Best regards,

Eva
(who would hate NOT to train with men and would do my best not to be confined to an all-women.dojo....although it might be fun to try that once or twice)
  Reply With Quote
Old 06-02-2010, 01:14 AM   #11
Nafis Zahir
 
Nafis Zahir's Avatar
Dojo: Bucks County Aikido
Location: Pennsylvania
Join Date: Jul 2003
Posts: 425
United_States
Offline
Re: more religious issues

Quote:
Joe Curran wrote: View Post
The bowing to the picture of O Sensei is not a prerequisite in any dojo.If any person has objections to this custom [which is just a way of showing respect to the Founder ] any Sensei should have the common sense to appreciate that due to possible religious practice some people will not bow to the Kamisa/O Sensei picture.Let people practice the art in a manner which is comfortable for them.Why ban them?Surely common sense would prevail here?Have the non bowing students made their views known to the dojo leaders?If not maybe a talk would resolve the problem.As far as not practising with opposite gender again the same thing applies-just let them get on with it and be comfortable.
Seems to me your group dont talk to each other.Is it a cultural problem???

I agree with you Joe! Aikido is a Japanes art that has spread around the globe to different cultures. We have to seperate the 'art' from the culture. I hope to have my own dojo one day, and when I do, this will not be an issue. I would gladly respect anyone's religious restrictions. That doesn't mean they get to train the way they want. It only means that they don't have to do anything they don't want to do if it goes against their religion. It's not a hard thing to do and it really is no big deal.

  Reply With Quote
Old 06-02-2010, 06:45 AM   #12
Amir Krause
Dojo: Shirokan Dojo / Tel Aviv Israel
Join Date: Jan 2005
Posts: 643
Israel
Offline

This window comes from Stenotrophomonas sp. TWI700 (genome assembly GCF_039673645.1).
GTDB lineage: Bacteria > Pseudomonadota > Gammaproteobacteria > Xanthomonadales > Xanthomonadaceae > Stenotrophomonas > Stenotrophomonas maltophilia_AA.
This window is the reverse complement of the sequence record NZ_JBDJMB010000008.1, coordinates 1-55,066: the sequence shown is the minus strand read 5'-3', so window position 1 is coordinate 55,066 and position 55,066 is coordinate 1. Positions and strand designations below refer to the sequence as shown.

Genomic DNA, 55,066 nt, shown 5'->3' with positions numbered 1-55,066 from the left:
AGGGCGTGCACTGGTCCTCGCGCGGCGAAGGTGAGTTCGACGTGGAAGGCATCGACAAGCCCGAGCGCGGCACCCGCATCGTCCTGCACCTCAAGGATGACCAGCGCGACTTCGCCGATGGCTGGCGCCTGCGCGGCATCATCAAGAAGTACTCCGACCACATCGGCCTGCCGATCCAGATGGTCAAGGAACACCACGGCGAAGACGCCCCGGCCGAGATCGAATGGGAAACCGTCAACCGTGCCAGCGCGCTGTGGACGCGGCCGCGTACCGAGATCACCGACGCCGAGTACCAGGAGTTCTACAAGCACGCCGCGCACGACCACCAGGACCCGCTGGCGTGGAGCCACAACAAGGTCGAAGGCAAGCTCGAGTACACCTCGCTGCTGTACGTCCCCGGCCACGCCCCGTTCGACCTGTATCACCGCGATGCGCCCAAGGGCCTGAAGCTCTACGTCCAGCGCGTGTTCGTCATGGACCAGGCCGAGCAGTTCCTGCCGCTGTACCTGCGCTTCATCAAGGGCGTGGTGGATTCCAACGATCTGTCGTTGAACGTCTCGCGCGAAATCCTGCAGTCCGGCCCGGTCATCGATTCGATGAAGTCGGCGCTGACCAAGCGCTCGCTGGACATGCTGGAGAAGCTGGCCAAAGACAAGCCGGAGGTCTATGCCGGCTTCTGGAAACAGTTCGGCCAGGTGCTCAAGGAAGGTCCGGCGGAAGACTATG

Re: more religious issues

While I do not fully disagree with all the statements supporting the Sensei's, I think most here are looking at the picture from a very specific point of view.

Quote:
Keith Larman wrote: View Post
Come to my house and want to play with my toys? Well, guess what? My house, my toys, my rules.
When was the last time you met by strict religious people of other faiths?
Their limitations come from God, yours are man made cultural issues. They can not make the slightest amendment or change - that wold hurt their beliefs. You must accommodate them.

Quote:
Keith Larman wrote: View Post
So let me get this straight. They are choosing not to train because part of the training is against their perceived religious convictions which prohibit interaction with other genders. So it is discriminatory to *not* to let them discriminate against other genders?

Ouch, I think I pulled a frontal lobe...
Yep, that is their argument, and in some strange way they even have some point. The way you train is adjusted to your beliefs, they want to train according to their beliefs. It reminds me of the French who decided on a law against wearing overt religious clothings in some (specific) public places, and claimed it was not discriminatory, while in fact, only Christians were not affected by it.

Quote:
Keith Larman wrote: View Post
Seriously, I can be very flexible about a lot of things. However, sometimes the issue of entitlement can really be a hot button issue for me. Are these same groups boycotting all the local businesses, restaurants, social clubs, etc. that allow genders to interact? I sure hope the movie theaters keep women separate too. What about the public schools -- can't have the women in the same classes with men -- think of the chaos that could ensue! And surely there are no female teachers teaching male students. Oh, and the public pools... And... And...
You must be joking. Such groups will have their own schools (in Israel, funded by the public ), they will demonstrate (some times violently) against any business that does not follow their rules
(be it sex segregation, working on Sabeth, or selling non-kosher food). They will demand to get all the social services their way (including public-beaches that are men only or women only with ugly fences blocking the view of anyone in them)...

Quote:
Keith Larman wrote: View Post
No. They cannot train in that dojo because their religion prevents them. No one has to alter their work, training, or beliefs to accommodate yours or anyone else's. It's their problem. No one else.